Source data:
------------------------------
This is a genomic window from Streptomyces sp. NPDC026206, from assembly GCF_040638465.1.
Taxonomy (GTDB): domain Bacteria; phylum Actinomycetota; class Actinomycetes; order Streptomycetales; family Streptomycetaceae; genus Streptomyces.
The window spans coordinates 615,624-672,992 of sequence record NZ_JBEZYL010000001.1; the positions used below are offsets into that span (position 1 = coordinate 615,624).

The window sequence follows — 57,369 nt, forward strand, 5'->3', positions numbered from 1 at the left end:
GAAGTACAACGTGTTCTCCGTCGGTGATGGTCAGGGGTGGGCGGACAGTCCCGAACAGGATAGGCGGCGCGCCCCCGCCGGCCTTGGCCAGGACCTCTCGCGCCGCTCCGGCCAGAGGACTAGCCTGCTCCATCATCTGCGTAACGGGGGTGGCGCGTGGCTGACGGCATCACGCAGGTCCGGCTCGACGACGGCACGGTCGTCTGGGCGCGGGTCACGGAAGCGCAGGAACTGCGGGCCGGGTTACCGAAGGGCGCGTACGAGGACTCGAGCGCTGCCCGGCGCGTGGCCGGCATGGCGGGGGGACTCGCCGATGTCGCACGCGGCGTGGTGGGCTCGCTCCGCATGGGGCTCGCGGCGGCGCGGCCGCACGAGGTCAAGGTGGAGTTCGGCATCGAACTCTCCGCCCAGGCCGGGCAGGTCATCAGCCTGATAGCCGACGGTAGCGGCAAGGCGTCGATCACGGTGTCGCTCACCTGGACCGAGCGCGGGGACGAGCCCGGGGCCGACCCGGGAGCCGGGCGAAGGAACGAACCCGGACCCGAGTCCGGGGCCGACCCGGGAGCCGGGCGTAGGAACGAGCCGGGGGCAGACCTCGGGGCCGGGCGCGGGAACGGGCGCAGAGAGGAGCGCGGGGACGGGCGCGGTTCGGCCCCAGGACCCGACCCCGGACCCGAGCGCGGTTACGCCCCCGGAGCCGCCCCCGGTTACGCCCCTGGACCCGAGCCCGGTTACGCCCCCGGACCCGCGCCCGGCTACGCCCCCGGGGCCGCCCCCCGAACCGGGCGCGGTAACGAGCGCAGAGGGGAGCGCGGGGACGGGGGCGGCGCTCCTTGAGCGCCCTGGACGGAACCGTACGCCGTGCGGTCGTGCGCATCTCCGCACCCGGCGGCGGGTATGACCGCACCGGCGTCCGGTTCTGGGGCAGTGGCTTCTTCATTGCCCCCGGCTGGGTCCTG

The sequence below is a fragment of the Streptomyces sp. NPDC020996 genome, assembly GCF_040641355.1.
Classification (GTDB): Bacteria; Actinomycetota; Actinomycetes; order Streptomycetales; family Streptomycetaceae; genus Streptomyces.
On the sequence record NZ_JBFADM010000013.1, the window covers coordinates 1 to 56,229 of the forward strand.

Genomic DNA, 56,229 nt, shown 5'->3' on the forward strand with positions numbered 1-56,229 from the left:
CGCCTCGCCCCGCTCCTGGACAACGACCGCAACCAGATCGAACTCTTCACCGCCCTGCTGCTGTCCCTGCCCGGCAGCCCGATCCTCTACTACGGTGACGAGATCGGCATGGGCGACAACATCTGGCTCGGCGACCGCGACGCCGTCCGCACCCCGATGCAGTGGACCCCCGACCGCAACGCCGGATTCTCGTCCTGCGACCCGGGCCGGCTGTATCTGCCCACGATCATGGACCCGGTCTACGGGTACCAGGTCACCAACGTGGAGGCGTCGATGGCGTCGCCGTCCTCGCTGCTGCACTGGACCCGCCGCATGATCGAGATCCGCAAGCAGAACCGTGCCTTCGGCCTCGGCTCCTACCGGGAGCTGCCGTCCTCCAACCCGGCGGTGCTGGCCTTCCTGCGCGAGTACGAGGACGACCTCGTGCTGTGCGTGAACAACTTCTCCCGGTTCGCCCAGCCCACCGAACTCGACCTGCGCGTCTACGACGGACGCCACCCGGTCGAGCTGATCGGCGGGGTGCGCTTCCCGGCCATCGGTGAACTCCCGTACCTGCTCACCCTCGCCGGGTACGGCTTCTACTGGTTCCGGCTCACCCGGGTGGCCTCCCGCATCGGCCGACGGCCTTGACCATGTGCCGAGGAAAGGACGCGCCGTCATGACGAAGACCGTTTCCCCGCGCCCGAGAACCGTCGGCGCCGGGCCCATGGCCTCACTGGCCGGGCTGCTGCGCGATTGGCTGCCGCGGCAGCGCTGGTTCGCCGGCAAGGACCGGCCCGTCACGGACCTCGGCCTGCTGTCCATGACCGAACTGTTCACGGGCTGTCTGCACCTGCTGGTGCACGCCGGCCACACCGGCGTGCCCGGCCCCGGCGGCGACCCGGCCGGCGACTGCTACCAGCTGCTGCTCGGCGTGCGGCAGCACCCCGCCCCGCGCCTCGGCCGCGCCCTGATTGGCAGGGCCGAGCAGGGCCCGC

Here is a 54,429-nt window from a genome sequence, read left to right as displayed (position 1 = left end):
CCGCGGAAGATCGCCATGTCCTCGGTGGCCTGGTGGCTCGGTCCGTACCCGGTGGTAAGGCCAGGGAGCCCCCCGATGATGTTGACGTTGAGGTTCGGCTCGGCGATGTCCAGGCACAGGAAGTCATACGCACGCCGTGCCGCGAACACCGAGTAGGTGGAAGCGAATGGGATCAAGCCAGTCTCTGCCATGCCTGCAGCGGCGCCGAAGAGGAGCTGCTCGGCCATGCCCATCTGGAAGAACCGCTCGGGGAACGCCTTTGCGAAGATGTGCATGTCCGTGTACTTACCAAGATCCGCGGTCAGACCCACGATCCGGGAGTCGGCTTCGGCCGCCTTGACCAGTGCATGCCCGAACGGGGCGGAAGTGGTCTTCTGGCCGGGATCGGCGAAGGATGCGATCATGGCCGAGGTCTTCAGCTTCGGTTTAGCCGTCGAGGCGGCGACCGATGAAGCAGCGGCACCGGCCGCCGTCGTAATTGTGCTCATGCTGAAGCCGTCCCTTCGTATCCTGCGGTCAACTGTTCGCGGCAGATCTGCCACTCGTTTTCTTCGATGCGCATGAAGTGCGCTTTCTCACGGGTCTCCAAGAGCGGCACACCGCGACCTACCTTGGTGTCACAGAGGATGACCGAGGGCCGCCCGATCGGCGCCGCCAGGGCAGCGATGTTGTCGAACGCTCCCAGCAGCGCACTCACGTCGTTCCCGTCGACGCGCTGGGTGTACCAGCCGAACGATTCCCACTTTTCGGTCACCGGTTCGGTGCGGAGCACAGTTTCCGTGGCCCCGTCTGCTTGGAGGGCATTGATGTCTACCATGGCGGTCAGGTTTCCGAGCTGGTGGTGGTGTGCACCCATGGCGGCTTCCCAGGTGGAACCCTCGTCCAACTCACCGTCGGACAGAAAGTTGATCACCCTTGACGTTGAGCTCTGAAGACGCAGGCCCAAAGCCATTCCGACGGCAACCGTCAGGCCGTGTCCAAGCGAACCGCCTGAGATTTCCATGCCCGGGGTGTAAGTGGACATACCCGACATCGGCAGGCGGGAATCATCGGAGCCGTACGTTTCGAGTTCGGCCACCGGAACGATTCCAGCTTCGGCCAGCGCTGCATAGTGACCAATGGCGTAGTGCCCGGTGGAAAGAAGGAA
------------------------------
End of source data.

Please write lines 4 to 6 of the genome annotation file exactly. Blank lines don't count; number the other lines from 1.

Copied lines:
The window sequence follows — 57,369 nt, forward strand, 5'->3', positions numbered from 1 at the left end:
GAAGTACAACGTGTTCTCCGTCGGTGATGGTCAGGGGTGGGCGGACAGTCCCGAACAGGATAGGCGGCGCGCCCCCGCCGGCCTTGGCCAGGACCTCTCGCGCCGCTCCGGCCAGAGGACTAGCCTGCTCCATCATCTGCGTAACGGGGGTGGCGCGTGGCTGACGGCATCACGCAGGTCCGGCTCGACGACGGCACGGTCGTCTGGGCGCGGGTCACGGAAGCGCAGGAACTGCGGGCCGGGTTACCGAAGGGCGCGTACGAGGACTCGAGCGCTGCCCGGCGCGTGGCCGGCATGGCGGGGGGACTCGCCGATGTCGCACGCGGCGTGGTGGGCTCGCTCCGCATGGGGCTCGCGGCGGCGCGGCCGCACGAGGTCAAGGTGGAGTTCGGCATCGAACTCTCCGCCCAGGCCGGGCAGGTCATCAGCCTGATAGCCGACGGTAGCGGCAAGGCGTCGATCACGGTGTCGCTCACCTGGACCGAGCGCGGGGACGAGCCCGGGGCCGACCCGGGAGCCGGGCGAAGGAACGAACCCGGACCCGAGTCCGGGGCCGACCCGGGAGCCGGGCGTAGGAACGAGCCGGGGGCAGACCTCGGGGCCGGGCGCGGGAACGGGCGCAGAGAGGAGCGCGGGGACGGGCGCGGTTCGGCCCCAGGACCCGACCCCGGACCCGAGCGCGGTTACGCCCCCGGAGCCGCCCCCGGTTACGCCCCTGGACCCGAGCCCGGTTACGCCCCCGGACCCGCGCCCGGCTACGCCCCCGGGGCCGCCCCCCGAACCGGGCGCGGTAACGAGCGCAGAGGGGAGCGCGGGGACGGGGGCGGCGCTCCTTGAGCGCCCTGGACGGAACCGTACGCCGTGCGGTCGTGCGCATCTCCGCACCCGGCGGCGGGTATGACCGCACCGGCGTCCGGTTCTGGGGCAGTGGCTTCTTCATTGCCCCCGGCTGGGTCCTG

The sequence below is a fragment of the Streptomyces sp. NPDC020996 genome, assembly GCF_040641355.1.